By keeping your joint family together you will be inbreeding and line breeding. You will be pairing relatives that are close and distant. This is the only way to build up a stud of birds with all the same characteristics and type and if they are winning on the show bench, so much the better.

We have four important points to make. There is no natural law, or physiological law, against close inbreeding, the results of which, whether they be good or bad, still follow the laws of genetics. For this reason start with good sound vigorous stock of the right show type.

Secondly, inbreeding contributes nothing new to a line. It results in a line becoming pure for the qualities, good-or-bad, that it possesses. It is Homozygous, as it is termed. If the qualities that are there are desirable then there is no point in breeding the stock together even more closely.

Outcrossing
Thirdly, outbreeding, or outcrossing as it is more popularly known, tends to hide defects, but it does not eliminate them. Inbreeding reveals the defects as the line becomes more homozygous, but it is not the cause of the defects.

Lastly selection in an inbred line of the most desirable individuals enables the breeder to eliminate defects. Inbreeding brings about an element of certainty into the development of your stud.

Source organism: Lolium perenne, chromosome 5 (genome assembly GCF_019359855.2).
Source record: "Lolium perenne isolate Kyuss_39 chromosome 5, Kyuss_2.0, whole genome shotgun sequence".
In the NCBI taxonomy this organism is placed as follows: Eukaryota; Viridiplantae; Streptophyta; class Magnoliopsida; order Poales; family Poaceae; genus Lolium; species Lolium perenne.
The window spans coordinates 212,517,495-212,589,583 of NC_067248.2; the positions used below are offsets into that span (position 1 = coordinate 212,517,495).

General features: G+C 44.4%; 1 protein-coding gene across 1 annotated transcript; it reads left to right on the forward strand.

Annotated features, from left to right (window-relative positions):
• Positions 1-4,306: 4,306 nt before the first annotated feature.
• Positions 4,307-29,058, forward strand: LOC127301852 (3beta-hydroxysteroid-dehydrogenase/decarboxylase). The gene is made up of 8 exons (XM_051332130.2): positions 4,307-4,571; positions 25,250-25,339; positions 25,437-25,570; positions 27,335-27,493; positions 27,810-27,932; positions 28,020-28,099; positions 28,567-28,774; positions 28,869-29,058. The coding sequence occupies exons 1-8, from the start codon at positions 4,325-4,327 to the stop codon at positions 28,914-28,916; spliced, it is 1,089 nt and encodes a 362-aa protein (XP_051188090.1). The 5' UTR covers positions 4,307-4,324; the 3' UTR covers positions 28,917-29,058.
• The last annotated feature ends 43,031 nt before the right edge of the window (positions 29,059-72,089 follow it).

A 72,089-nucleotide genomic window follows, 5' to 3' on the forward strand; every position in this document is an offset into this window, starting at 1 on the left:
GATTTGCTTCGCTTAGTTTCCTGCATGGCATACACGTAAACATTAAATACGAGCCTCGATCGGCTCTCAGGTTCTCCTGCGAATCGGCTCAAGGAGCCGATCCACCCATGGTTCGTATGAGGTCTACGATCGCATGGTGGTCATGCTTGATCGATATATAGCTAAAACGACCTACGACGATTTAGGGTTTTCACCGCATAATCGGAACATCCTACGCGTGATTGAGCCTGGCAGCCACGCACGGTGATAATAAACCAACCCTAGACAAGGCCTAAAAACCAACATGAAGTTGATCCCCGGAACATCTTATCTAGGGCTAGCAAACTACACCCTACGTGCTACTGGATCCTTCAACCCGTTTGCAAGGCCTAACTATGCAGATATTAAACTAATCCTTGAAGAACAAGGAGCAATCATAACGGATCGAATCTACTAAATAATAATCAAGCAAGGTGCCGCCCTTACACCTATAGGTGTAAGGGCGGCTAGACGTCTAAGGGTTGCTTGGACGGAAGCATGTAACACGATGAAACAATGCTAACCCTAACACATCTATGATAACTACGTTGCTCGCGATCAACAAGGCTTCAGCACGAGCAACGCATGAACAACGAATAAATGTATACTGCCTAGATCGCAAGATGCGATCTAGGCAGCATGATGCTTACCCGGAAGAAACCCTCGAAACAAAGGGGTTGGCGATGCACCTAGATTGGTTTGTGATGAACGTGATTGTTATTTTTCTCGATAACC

The golden rules of inbreeding can be expressed simply with two words - selection and elimination; selection of the correct mates as shown by pedigree and visual appearance and the elimination of any bird that falls below your standard for whatever reason. Close inbreeding must not be undertaken unless the fancier is certain that the birds he is using are themselves in possession of the qualities that are required to be firmly fixed.

There is another analogy. When you mix the ingredients of a cake together to bake the perfect cake, all the qualities and quantities have to be present. If they are correct the 'cake' will be a good one and the proof is in the eating. In birds it is the same, so it could be said 'the proof of the breeding is in the winning'.

We are satisfied that this is the only way to produce family of birds that have similar characteristics and the more winners you have in the background the better will be your chances of reproducing a continual winning line.

A Solid Foundation
One of the most rewarding aspects of breeding quality birds is to breed a top Show winner that breeds birds as good or better than itself, or Prepotent as it is called. One such bird was a 1982 Cinnamon Grey Green cock which won many times. He produced 17 chicks in his first season, many winners among them. Needless to say he was re-mated to the same hen the following year. This ensured we bred a nucleus stock of quality birds in quantity and we thus possessed a solid foundation on which to build our present stock.

New fanciers are always in a big hurry to breed winners and they look to establishing a winning family in two seasons. At least five years is required in our view. To conclude, you may be reading this article with your birds already in the breeding pens. This does not mean you cannot turn your mind to the seasons ahead and purchase from two or three seasons accordingly. If you do, you will find yourself into 'winning ways' far more quickly than by other haphazard techniques. Why not give it a try?